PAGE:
Hops 200mg are also useful -before being made into beer!

Chamomile tea is a relaxant.

Lavender used as an aromatherapy oil, in your bath or sprinkled on the pillow, will help you relax.

Research has shown that: "Sleep deprivation induces memory impairment, and treatment with vitamin E prevented this impairment probably through its antioxidant action in the hippocampus."

Homeopathy has many remedies:

  • Aconitum – a very helpful remedy for restlessness; anxious dreams and much tossing about always accompanied by anxiety or a sense of fear with a need to keep cool.
  • Arsenicum Alb – similar to Aconitum, this remedy assists with restless sleep that is full of anxiety and fear. However, there is a desire for warmth.
  • Coffea – for sleeplessness caused by much mental activity; flow of ideas; when you just can’t switch off.
  • Kali Brom – for restless sleep, with grinding of teeth or night terrors/bad dreams.
  • Kali Phos – select this remedy if you are suffering from mental or physical exhaustion and yet cannot sleep well; sleep is full of anxiety.
  • Passiflora – this remedy has a soothing effect on the nervous system and brings about peaceful sleep;particularly suited to the over-tired, overworked, exhausted or the over-anxious.
  • Pulsatilla – if you experience sleepiness in the afternoons yet find yourself wide awake near bed time – give this remedy a try.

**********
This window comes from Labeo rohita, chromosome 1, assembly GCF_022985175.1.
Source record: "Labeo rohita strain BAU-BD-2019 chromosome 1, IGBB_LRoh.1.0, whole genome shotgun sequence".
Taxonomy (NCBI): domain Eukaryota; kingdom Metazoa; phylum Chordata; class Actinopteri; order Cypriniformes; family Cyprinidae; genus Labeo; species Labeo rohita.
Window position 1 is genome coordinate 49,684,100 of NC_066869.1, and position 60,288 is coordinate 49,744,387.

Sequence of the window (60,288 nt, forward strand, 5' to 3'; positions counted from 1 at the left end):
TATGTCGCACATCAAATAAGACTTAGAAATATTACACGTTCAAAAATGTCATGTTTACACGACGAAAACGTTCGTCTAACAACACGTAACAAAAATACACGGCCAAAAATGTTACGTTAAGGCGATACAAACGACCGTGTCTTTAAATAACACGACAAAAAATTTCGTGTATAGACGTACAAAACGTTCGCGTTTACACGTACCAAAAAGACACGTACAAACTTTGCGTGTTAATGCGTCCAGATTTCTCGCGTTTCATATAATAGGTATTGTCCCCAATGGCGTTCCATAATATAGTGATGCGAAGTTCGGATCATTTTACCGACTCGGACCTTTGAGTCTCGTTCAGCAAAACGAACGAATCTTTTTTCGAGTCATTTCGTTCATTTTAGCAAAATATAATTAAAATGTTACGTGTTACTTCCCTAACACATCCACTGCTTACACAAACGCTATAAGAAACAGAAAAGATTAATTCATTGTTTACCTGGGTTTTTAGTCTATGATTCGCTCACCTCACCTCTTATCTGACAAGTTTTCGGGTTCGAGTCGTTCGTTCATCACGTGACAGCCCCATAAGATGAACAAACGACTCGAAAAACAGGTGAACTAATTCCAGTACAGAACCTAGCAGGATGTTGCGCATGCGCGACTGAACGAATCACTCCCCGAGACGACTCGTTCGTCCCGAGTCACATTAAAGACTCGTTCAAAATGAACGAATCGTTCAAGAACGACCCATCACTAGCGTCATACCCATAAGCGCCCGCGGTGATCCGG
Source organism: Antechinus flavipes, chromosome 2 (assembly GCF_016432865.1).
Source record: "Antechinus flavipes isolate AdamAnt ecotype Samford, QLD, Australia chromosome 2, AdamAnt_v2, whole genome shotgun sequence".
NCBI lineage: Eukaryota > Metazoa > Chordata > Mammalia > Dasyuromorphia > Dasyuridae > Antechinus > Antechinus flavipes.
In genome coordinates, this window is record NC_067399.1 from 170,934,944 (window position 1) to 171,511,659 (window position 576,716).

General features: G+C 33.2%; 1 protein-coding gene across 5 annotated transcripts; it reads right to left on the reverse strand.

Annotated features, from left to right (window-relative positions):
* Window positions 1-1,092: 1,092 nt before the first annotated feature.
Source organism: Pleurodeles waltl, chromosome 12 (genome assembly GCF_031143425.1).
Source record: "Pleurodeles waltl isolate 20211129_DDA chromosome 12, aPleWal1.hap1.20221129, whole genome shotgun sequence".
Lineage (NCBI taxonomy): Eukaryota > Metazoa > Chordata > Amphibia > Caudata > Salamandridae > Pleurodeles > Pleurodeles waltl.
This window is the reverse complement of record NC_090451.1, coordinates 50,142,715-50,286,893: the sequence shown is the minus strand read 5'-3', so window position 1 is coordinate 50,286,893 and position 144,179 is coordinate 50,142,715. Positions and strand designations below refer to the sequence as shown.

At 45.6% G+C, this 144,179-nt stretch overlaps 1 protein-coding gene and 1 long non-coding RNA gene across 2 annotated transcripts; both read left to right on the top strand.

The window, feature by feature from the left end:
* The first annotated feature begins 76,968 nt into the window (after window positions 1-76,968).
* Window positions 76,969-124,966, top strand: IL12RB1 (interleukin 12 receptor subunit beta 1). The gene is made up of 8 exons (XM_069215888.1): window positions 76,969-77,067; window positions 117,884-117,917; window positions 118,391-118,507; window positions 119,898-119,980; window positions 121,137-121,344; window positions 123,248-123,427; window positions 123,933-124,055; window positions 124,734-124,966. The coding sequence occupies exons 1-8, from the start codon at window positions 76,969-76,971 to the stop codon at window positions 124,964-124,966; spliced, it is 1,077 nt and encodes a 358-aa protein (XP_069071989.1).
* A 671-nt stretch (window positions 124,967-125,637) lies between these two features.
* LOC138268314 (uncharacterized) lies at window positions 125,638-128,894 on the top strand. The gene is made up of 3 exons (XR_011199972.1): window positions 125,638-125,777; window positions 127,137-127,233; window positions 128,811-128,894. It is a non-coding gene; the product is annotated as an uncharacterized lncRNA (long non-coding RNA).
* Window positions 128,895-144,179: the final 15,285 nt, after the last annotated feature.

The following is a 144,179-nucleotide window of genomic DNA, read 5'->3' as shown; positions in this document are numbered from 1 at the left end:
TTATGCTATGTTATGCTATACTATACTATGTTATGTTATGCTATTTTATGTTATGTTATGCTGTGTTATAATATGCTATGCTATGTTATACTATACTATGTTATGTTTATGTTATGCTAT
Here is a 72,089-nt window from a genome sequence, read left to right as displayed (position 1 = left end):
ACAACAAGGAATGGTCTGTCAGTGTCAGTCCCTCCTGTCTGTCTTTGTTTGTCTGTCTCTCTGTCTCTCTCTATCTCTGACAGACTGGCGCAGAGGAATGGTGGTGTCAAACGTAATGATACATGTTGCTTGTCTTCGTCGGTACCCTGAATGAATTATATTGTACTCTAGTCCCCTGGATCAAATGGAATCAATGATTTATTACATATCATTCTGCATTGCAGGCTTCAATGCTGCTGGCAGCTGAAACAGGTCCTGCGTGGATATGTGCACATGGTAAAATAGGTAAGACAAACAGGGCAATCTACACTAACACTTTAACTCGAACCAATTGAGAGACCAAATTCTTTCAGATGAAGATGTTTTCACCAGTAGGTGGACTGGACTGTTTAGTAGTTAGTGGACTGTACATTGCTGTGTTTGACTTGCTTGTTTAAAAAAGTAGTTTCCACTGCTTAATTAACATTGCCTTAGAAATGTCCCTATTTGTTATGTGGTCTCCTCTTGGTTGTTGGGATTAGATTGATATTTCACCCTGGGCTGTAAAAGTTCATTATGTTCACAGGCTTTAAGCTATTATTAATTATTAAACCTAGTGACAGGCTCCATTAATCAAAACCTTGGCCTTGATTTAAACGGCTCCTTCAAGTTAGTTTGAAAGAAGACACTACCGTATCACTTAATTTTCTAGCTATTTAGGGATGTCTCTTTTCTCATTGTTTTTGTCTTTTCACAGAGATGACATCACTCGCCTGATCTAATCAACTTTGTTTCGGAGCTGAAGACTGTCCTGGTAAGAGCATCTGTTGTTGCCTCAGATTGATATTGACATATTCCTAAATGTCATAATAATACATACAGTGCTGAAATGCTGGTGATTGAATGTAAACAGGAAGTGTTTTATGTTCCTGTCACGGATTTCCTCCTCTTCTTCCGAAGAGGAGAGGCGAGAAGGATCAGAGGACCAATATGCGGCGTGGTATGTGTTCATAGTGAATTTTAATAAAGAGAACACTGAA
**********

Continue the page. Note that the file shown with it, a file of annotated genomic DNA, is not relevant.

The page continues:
• White Chestnut Bach Flower Remedy – for insomnia from obsessive thoughts (you might even jump out of bed to write down ideas or things to remember!), internal conversation and arguments – when you simply can’t switch off and rest.
  • Sleep easy & sweet dreams formula - Helps to relieve symptoms associated with sleeplessness, insomnia and an overactive mind at bedtime or during the night. This formula is gentle enough for infants, strong enough for hyper-stressed executives and exhausted new moms. It contains a combination of the above remedies known to have a soothing effect on the nervous system, and is particularly indicated to assist with restless sleep, anxious dreams and much tossing about; sleeplessness caused by much mental activity and night terrors. Well-suited to the over-tired, overworked, exhausted or the over-anxious, who simply can’t switch off and rest.

So you see there are many ways to obtain that needed shut eye, but most important of all is to switch off the day’s cares before you try!

Sweet dreams...